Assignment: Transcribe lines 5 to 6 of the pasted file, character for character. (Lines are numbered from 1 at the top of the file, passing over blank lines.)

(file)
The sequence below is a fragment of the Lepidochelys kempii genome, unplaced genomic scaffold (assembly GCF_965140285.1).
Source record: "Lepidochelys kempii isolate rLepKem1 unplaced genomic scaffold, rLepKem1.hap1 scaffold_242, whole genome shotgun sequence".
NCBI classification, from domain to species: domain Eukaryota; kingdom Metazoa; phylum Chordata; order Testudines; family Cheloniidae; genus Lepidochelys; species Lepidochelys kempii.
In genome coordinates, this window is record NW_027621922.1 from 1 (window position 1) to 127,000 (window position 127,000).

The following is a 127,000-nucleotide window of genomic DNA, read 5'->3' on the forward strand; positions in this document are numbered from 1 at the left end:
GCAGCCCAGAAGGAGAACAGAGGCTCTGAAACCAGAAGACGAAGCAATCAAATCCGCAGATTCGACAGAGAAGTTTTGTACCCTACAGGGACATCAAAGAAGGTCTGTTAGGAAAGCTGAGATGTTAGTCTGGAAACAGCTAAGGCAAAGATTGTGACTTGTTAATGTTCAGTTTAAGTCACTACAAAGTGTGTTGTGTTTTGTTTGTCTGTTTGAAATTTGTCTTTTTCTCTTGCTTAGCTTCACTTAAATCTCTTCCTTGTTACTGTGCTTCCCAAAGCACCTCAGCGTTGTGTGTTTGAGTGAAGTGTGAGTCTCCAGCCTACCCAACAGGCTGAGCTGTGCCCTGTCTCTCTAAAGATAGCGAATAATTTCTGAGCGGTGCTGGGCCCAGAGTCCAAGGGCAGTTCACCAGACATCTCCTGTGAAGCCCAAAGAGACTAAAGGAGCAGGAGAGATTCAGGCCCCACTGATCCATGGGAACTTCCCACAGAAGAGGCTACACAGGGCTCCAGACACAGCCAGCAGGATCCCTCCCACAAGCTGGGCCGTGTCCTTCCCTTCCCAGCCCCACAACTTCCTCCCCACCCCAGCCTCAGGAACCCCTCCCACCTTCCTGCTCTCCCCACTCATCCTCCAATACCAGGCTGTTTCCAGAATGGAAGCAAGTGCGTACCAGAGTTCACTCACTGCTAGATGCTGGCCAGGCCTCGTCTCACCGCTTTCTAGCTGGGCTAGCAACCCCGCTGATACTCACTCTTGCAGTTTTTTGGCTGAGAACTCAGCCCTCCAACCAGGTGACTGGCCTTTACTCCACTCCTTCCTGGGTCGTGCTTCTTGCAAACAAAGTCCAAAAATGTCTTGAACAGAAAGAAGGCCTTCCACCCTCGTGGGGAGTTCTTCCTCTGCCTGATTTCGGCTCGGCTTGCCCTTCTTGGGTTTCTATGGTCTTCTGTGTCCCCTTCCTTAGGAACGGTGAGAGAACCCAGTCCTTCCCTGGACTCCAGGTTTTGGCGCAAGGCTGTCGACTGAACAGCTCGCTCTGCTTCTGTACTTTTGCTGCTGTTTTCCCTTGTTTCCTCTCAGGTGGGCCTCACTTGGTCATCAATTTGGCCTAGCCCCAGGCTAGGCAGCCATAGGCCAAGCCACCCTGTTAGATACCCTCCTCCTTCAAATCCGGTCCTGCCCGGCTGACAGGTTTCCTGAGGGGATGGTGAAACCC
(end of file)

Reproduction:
The following is a 127,000-nucleotide window of genomic DNA, read 5'->3' on the forward strand; positions in this document are numbered from 1 at the left end:
GCAGCCCAGAAGGAGAACAGAGGCTCTGAAACCAGAAGACGAAGCAATCAAATCCGCAGATTCGACAGAGAAGTTTTGTACCCTACAGGGACATCAAAGAAGGTCTGTTAGGAAAGCTGAGATGTTAGTCTGGAAACAGCTAAGGCAAAGATTGTGACTTGTTAATGTTCAGTTTAAGTCACTACAAAGTGTGTTGTGTTTTGTTTGTCTGTTTGAAATTTGTCTTTTTCTCTTGCTTAGCTTCACTTAAATCTCTTCCTTGTTACTGTGCTTCCCAAAGCACCTCAGCGTTGTGTGTTTGAGTGAAGTGTGAGTCTCCAGCCTACCCAACAGGCTGAGCTGTGCCCTGTCTCTCTAAAGATAGCGAATAATTTCTGAGCGGTGCTGGGCCCAGAGTCCAAGGGCAGTTCACCAGACATCTCCTGTGAAGCCCAAAGAGACTAAAGGAGCAGGAGAGATTCAGGCCCCACTGATCCATGGGAACTTCCCACAGAAGAGGCTACACAGGGCTCCAGACACAGCCAGCAGGATCCCTCCCACAAGCTGGGCCGTGTCCTTCCCTTCCCAGCCCCACAACTTCCTCCCCACCCCAGCCTCAGGAACCCCTCCCACCTTCCTGCTCTCCCCACTCATCCTCCAATACCAGGCTGTTTCCAGAATGGAAGCAAGTGCGTACCAGAGTTCACTCACTGCTAGATGCTGGCCAGGCCTCGTCTCACCGCTTTCTAGCTGGGCTAGCAACCCCGCTGATACTCACTCTTGCAGTTTTTTGGCTGAGAACTCAGCCCTCCAACCAGGTGACTGGCCTTTACTCCACTCCTTCCTGGGTCGTGCTTCTTGCAAACAAAGTCCAAAAATGTCTTGAACAGAAAGAAGGCCTTCCACCCTCGTGGGGAGTTCTTCCTCTGCCTGATTTCGGCTCGGCTTGCCCTTCTTGGGTTTCTATGGTCTTCTGTGTCCCCTTCCTTAGGAACGGTGAGAGAACCCAGTCCTTCCCTGGACTCCAGGTTTTGGCGCAAGGCTGTCGACTGAACAGCTCGCTCTGCTTCTGTACTTTTGCTGCTGTTTTCCCTTGTTTCCTCTCAGGTGGGCCTCACTTGGTCATCAATTTGGCCTAGCCCCAGGCTAGGCAGCCATAGGCCAAGCCACCCTGTTAGATACCCTCCTCCTTCAAATCCGGTCCTGCCCGGCTGACAGGTTTCCTGAGGGGATGGTGAAACCC